In recent weeks, we’ve looked at three critical questions for small group ministry planning:
1. Why are we doing small groups?
2. What will our small groups do?
3. Who will we involve in small groups?
4. Will we keep an open chair?
5. What will our groups not do?
6. Who must we find?
7. Commitment – Do we anticipate low requirement?
8. Content – What will the group do?
9. Term – How often will we meet?
Next on our list is another important decision for leaders:
10. Leadership – Who will make this work?
This final question addresses the key leaders who will drive your small group effort forward. Notice that we’ve already worked through most of the planning issues before assigning this project to a staff member or other key leader. Why? Because now we know what we are trying to do and what kind of leader we will need.
As the saying goes, “Everything rises and falls on leadership.” The best plan will only prove to be as good as the leader who implements it. Good organization, people skills, recruiting ability, and problem-solving are all essential traits of your small group director.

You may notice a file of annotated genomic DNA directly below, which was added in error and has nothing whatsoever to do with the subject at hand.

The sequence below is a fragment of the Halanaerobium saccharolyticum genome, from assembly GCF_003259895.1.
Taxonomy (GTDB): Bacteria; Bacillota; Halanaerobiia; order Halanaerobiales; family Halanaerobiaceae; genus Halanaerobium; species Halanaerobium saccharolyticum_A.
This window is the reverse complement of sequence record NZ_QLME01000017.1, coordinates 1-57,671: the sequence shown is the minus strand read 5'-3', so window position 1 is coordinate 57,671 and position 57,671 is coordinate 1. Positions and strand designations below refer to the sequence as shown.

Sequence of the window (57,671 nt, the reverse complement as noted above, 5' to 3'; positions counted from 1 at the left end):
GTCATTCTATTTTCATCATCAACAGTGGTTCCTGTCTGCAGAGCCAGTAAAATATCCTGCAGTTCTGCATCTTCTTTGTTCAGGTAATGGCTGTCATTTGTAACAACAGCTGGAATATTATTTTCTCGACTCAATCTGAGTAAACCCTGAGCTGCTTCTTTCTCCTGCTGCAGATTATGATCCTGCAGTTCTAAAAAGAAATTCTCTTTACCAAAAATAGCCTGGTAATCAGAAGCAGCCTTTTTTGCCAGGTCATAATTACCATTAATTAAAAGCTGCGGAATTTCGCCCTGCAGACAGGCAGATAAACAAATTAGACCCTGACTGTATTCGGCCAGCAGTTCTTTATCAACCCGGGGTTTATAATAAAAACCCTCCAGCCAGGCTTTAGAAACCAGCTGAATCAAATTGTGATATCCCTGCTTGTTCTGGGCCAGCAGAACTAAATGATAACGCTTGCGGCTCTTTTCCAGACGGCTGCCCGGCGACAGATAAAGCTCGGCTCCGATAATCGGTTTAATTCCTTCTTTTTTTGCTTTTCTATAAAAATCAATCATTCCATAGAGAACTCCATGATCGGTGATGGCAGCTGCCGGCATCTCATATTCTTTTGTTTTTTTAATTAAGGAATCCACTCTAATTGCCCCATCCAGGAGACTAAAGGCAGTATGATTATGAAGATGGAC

Be sure that this person has the ear of the congregation. To get people involved in small groups, whether leading or attending, the director will need to have influence within the congregation. No plan will succeed without that influence. That’s why, in most cases, it is critical that the lead pastor play a major role in promotion and prioritizing small group involvement. His influence will be important, as his influence is likely the largest in the church.
Also, make sure that the connection between small groups and the church’s vision is made clear. Why should people be involved? “Because relationships, discipleship, and opportunities to grow are a major part of what our church does.” That’s the kind of answer your leader will want to have ready.
For small group ministries to get off to a strong start, there must be a feeling that this is something everyone should do. Yes, we may start with just a few groups, but the excitement should be palpable among the involved. Ultimately, word of mouth becomes your best promotion.
Get the right leader and your chances for success will escalate. Find a leader who fully understands your plan, believes in what you are doing, and has the people skills to get others involved. Leaders will need to be recruited, trained, and encouraged. Groups will need effective promotion and ongoing support. To succeed, small group ministry will need to be someone’s main priority and that someone should be among the very best leaders you have.